Fringe 2018 review: In 'Somebody's History,' a white woman monologues on race relations

Between the resurgence of white nationalism and the increase in police violence against minorities, there’s probably no more crucial crisis in today’s society than the growing division between Caucasians and Americans of color. So who better to try to bridge that gap by dropping knowledge than a self-described super-pale blonde woman from Minnesota?

As a middle-school social studies teacher, Amy Selikoff has certainly done her homework, extensively researching the story of African American oppression from the Middle Passage to the murder of Tamir Rice. In Somebody’s History, Selikoff shares those stories, and the revulsion they rightfully provoke, through a series of impassioned spoken-word monologues documenting the United States’ history of racial oppression, resulting in the depressingly inevitable impression that Jim Crow-style segregation is disturbingly resurgent.

Somebody’s History makes an important plea for white Americans to pop their self-protective bubble, and although it’s apparent that Selikoff’s heart is firmly in the right place, her message is somewhat undermined by her presentation. The show is more of a stand-up sermon than a theatrical production; while the material is thoughtful and funny – her KKK parody songs and Oregon Trail exposé are hilarious – a handheld microphone and several momentum-sapping intermissions create an unnecessary barrier between performer and audience, making it less a dialogue than a diatribe.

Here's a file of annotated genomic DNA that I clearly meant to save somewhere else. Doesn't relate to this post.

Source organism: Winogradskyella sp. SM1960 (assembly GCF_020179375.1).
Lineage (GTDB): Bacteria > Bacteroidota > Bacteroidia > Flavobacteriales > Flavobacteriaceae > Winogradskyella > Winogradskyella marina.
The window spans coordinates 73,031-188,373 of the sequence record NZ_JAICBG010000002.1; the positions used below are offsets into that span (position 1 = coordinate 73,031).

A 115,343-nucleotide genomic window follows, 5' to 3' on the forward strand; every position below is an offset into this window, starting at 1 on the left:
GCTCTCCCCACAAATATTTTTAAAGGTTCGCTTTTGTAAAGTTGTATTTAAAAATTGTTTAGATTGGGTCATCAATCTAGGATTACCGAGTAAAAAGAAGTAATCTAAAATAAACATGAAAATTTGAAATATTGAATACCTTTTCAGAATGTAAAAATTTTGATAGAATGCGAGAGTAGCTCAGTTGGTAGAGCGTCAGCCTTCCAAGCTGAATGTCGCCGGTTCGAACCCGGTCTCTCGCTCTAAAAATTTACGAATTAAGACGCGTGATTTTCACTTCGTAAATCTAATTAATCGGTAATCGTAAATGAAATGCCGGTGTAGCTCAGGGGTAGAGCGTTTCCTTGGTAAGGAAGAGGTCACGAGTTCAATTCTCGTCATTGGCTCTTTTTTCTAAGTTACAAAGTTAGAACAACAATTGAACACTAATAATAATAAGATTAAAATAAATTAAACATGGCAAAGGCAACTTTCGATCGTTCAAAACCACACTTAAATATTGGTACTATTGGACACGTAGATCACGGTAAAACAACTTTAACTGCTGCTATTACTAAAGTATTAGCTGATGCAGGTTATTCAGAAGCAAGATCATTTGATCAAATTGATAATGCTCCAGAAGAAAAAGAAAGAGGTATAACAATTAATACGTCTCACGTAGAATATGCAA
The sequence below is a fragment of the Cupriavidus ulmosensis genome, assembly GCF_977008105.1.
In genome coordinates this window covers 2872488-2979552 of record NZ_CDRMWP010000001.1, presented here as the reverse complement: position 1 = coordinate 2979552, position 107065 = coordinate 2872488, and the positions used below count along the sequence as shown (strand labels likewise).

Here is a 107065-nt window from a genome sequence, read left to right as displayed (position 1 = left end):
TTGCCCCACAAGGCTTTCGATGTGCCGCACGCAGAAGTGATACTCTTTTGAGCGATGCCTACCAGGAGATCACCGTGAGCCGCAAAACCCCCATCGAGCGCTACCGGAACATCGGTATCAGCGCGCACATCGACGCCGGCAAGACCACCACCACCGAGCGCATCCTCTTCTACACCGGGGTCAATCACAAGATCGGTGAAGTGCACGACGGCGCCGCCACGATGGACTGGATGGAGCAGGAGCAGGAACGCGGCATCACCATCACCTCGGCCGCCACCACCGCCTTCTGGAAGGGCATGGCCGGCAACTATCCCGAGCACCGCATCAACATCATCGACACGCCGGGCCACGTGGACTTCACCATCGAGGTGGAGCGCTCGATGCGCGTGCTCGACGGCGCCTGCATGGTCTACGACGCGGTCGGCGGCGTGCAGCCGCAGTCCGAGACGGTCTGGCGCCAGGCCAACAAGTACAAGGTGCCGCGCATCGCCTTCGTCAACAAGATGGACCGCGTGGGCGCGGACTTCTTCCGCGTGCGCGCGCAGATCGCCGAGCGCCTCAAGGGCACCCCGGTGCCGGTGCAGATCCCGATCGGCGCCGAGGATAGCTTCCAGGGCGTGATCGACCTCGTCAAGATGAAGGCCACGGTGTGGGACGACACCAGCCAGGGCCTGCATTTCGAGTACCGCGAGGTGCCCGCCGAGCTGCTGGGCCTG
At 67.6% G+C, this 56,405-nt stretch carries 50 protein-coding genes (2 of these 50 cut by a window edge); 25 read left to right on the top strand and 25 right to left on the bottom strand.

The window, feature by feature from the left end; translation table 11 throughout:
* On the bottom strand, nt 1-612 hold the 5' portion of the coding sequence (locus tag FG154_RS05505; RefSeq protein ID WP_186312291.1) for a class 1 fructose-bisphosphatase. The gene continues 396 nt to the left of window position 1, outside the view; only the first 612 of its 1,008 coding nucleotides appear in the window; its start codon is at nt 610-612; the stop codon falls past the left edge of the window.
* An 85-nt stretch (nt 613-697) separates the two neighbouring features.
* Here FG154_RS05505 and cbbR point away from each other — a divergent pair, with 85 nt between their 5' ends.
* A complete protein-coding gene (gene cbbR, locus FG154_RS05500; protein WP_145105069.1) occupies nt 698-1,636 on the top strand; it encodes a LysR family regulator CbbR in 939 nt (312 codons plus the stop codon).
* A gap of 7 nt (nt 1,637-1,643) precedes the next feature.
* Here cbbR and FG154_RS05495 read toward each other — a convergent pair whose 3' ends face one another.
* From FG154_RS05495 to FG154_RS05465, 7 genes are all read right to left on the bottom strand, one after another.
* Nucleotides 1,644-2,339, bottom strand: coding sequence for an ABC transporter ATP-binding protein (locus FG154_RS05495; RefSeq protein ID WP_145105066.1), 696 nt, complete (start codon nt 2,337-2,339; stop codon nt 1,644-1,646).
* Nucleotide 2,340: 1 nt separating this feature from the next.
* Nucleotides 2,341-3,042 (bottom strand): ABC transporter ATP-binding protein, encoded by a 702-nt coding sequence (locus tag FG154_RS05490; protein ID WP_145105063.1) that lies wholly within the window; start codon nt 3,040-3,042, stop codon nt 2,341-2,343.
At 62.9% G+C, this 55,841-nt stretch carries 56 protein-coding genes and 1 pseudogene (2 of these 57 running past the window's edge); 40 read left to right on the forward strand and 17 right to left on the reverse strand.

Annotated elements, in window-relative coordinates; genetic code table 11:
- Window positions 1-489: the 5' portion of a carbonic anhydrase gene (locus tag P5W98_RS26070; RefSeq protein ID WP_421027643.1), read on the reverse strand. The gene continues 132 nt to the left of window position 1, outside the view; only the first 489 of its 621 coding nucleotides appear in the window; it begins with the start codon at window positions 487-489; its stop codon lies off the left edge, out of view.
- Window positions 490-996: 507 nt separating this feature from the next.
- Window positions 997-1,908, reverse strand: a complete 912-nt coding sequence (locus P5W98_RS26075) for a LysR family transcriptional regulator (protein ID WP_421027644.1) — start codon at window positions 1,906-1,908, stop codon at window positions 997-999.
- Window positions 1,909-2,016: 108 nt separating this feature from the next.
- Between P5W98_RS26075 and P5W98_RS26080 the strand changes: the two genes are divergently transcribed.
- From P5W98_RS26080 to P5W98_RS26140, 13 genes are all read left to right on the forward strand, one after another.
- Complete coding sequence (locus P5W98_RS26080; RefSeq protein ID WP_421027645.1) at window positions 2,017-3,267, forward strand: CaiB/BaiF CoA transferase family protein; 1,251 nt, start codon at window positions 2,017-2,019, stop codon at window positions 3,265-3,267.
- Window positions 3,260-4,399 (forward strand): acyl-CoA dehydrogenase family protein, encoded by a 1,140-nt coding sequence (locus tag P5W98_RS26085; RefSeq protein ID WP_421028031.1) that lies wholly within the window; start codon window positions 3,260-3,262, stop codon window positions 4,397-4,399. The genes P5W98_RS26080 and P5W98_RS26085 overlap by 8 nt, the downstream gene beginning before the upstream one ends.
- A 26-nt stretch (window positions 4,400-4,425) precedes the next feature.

Though she’s quick to call out her students and parents for being insufficiently “woke,” Amy never truly turns her microscope on herself, acknowledging but not fully exploring her personal complicity in white privilege. And an extended segment, in which Selikoff Google-maps her childhood home’s proximity to the spot in St. Paul where Philando Castile was shot, feels well-intentioned but tone-deaf. Considering the role white women played in electing Trump, an intimate portrait of race relations from their perspective is probably long overdue, but this noble effort ultimately preaches to Fringe’s choir.

Somebody’s History
Amy Selikoff, Orlando FL
13 & Up – Strong Language, Mature Themes
60 Minutes
Blue Venue
Thursday, May 17, 2018 @ 5:30 PM
Sunday, May 20, 2018 @ 3:00 PM
Wednesday, May 23, 2018 @ 9:00 PM
Saturday, May 26, 2018 @ 1:00 PM
Sunday, May 27, 2018 @ 4:00 PM

Check out ALL of our Fringe 2018 reviews at


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